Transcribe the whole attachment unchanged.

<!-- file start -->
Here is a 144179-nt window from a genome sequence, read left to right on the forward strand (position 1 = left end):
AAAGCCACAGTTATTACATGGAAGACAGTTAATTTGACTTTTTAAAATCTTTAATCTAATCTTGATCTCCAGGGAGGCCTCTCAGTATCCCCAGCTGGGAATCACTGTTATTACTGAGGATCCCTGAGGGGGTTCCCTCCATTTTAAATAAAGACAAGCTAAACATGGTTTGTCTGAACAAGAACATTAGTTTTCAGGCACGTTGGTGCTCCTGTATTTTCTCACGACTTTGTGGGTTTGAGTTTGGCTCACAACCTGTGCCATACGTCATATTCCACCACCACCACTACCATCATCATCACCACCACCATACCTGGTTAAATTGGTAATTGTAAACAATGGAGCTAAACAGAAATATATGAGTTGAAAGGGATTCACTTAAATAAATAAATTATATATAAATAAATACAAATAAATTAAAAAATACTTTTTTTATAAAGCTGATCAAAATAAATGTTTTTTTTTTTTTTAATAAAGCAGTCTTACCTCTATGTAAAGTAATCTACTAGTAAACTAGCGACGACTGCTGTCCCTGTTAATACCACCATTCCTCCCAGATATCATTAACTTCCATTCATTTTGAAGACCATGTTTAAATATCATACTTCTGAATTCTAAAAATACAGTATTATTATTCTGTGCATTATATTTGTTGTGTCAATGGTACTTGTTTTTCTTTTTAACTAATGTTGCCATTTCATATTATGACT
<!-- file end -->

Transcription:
Here is a 144179-nt window from a genome sequence, read left to right on the forward strand (position 1 = left end):
AAAGCCACAGTTATTACATGGAAGACAGTTAATTTGACTTTTTAAAATCTTTAATCTAATCTTGATCTCCAGGGAGGCCTCTCAGTATCCCCAGCTGGGAATCACTGTTATTACTGAGGATCCCTGAGGGGGTTCCCTCCATTTTAAATAAAGACAAGCTAAACATGGTTTGTCTGAACAAGAACATTAGTTTTCAGGCACGTTGGTGCTCCTGTATTTTCTCACGACTTTGTGGGTTTGAGTTTGGCTCACAACCTGTGCCATACGTCATATTCCACCACCACCACTACCATCATCATCACCACCACCATACCTGGTTAAATTGGTAATTGTAAACAATGGAGCTAAACAGAAATATATGAGTTGAAAGGGATTCACTTAAATAAATAAATTATATATAAATAAATACAAATAAATTAAAAAATACTTTTTTTATAAAGCTGATCAAAATAAATGTTTTTTTTTTTTTTAATAAAGCAGTCTTACCTCTATGTAAAGTAATCTACTAGTAAACTAGCGACGACTGCTGTCCCTGTTAATACCACCATTCCTCCCAGATATCATTAACTTCCATTCATTTTGAAGACCATGTTTAAATATCATACTTCTGAATTCTAAAAATACAGTATTATTATTCTGTGCATTATATTTGTTGTGTCAATGGTACTTGTTTTTCTTTTTAACTAATGTTGCCATTTCATATTATGACT